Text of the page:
On his band's new self-titled recording, Pedrito Martinez offers a bit of homespun wisdom, urging his audience to live conscious lives and avoid arrogance.
"Be patient," he sings, "triumph is in consistency."
Martinez, who is 40, could well be offering advice to a much younger self. When he arrived in the United States from Cuba in his early 20s, he had great skills on the congas and two-headed batá drum, but thought he knew it all.
During a jam session with Latin jazz bandleader Brian Lynch soon after his arrival, Martinez realized he had much to learn - not the least of which was how to read music.
After mastering his art and learning how to play in any setting, he has become a sought-after percussionist for recording sessions and tours and a must-see show in New York, where jazz musicians and aficionados are celebrating his work.
But jazz explains only part of the magic of the Pedrito Martinez Group. On Wednesday, the band brings its explosive mix of traditional and modern Cuban music - and the sounds of Havana's streets - to the Dakota Jazz Club in Minneapolis.
Martinez said the creative vision for his group's album was shaped by his work with a diverse group of artists - from trumpeter Wynton Marsalis to singer-songwriter Edie Brickell.
"I had the opportunity to play, record and travel with many artists - from jazz to pop music to Latin jazz," he said. "I put all those experiences together on my record. ...and I started playing and incorporating a lot of tastes from all those bands into my group."
The bandleader has such a reputation that jazz greats like Marsalis, guitarist John Scofield and drummer Steve Gadd perform solos on the album, along with harmonica player Gary Schreiner.
As he is three nights a week at the Guantanamera restaurant in New York, Martinez will be joined at the Dakota by classically trained pianist and vocalist Ariacne Trujillo, a huge talent who also is from Cuba. Rounding out the group are bassist Alvaro Benavides of Venezuela and percussionist Jahir Sala of Peru.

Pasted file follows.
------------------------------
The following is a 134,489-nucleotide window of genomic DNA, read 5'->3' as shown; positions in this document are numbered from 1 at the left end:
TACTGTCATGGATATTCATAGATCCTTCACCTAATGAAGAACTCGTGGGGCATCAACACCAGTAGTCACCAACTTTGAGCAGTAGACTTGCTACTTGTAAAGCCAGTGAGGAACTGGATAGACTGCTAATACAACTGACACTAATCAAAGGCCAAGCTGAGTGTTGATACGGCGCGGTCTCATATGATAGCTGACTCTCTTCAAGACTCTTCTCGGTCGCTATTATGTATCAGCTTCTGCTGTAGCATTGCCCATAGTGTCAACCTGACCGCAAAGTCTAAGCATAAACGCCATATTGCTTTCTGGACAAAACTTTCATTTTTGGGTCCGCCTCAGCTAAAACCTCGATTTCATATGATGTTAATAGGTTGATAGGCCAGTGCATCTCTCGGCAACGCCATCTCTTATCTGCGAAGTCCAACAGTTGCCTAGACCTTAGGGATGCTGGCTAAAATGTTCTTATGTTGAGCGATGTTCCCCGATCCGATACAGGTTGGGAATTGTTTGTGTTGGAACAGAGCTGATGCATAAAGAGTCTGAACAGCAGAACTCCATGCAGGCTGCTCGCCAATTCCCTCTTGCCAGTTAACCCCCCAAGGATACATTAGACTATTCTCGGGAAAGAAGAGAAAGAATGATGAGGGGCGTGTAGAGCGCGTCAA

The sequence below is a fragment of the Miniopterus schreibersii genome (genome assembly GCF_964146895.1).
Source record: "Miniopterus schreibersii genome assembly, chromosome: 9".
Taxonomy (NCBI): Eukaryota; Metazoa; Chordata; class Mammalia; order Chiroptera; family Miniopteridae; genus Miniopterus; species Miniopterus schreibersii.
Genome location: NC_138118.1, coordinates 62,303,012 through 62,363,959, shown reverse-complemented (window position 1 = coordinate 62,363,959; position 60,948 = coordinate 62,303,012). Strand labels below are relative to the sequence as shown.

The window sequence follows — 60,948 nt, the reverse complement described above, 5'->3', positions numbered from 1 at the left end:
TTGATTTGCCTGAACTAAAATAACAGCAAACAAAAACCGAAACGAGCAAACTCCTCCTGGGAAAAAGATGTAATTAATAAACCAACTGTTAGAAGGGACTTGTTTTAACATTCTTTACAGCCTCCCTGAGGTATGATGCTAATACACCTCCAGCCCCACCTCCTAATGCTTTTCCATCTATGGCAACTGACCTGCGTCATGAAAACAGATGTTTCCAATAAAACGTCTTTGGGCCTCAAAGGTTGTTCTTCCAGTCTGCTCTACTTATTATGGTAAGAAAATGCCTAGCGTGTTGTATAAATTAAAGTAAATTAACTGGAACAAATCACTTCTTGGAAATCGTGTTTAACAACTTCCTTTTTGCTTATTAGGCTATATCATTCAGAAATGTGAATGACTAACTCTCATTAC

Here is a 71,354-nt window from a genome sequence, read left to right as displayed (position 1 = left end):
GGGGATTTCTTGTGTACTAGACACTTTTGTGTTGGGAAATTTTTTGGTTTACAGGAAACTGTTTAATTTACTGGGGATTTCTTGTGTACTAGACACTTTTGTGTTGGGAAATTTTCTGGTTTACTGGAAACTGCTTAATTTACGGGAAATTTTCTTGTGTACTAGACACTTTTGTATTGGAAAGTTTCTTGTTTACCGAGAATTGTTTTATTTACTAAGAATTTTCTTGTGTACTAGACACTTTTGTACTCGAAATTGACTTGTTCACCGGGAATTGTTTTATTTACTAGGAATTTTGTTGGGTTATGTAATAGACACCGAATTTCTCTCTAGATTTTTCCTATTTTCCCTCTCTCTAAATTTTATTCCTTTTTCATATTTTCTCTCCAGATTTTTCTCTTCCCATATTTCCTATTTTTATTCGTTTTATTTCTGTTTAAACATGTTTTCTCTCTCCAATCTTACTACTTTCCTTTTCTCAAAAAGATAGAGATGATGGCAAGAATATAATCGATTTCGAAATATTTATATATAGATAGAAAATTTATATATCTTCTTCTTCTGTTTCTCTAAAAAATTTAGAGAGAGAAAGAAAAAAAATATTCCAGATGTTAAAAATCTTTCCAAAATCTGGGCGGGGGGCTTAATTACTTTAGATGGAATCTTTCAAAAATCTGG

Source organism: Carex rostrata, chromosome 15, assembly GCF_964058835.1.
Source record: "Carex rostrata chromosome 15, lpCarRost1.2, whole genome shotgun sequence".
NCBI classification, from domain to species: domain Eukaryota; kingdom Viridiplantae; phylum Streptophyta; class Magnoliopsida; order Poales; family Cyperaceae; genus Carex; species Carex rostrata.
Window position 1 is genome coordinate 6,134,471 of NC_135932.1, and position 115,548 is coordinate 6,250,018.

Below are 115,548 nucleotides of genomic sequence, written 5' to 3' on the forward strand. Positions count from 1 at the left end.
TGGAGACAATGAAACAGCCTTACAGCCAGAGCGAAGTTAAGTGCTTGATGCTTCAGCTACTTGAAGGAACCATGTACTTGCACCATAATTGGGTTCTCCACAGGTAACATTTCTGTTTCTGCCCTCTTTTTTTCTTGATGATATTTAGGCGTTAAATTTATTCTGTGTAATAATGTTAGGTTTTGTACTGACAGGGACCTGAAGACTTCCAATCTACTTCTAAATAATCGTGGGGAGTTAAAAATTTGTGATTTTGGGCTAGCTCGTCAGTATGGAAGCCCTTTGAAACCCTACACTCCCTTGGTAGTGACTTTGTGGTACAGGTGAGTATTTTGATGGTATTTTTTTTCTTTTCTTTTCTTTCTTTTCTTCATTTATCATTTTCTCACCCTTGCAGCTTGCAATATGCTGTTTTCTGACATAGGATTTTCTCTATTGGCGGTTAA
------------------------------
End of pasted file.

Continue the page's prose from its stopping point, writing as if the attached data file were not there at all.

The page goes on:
They will perform a repertoire of complex original music that sounds like love songs to Havana, in all its glorious imperfections.
Martinez, a batá drummer who practices Santería, couldn't be more sincere when he sings "Nadie conoce la Habana major que yo" (Nobody knows Havana better than I do). He grew up in an area known for rumba, the African-rooted rhythms underlying much of Cuban music. But unlike Cuba's musical elite, trained in conservatories, he honed his talents in local ensembles.
"I grew up on the streets and I came from a very poor neighborhood called Cayo Hueso, right in the middle of Havana and all the knowledge that I got in music I learned in the street," he said. "I never had the opportunity to go to any school of music.
"But I'm very proud and happy that I learned that way because actually I learned a lot of stuff that they don't teach you in the schools in Cuba like the folklore, like the batá, all those Yoruba chants that I've been incorporating in all the records that I've been doing through all these years living in the United States."
On the album, the band adds accessible covers to the mix, including Robert Johnson's "Travelling Riverside Blues," and the Jackson 5's "I'll Be There."
Like many of the island's modern bands, the Pedro Martinez Group has a big sound. Theirs is fueled by four-part harmonies, popular refrains and percussion from the cajon, bongo and cowbell.
"We're trying to groove as much as we can and trying to keep the rhythm very solid and powerful," Martinez said. "So we create a language and a code that we all know and that we all feel comfortable and very, you know, very good about it. When we play up there we don't even look [at] each other."
"It's all about groovin."
If You Go
The Pedrito Martinez group
When: 7 and 9 p.m., Wednesday
Where: Dakota Jazz Club, Minneapolis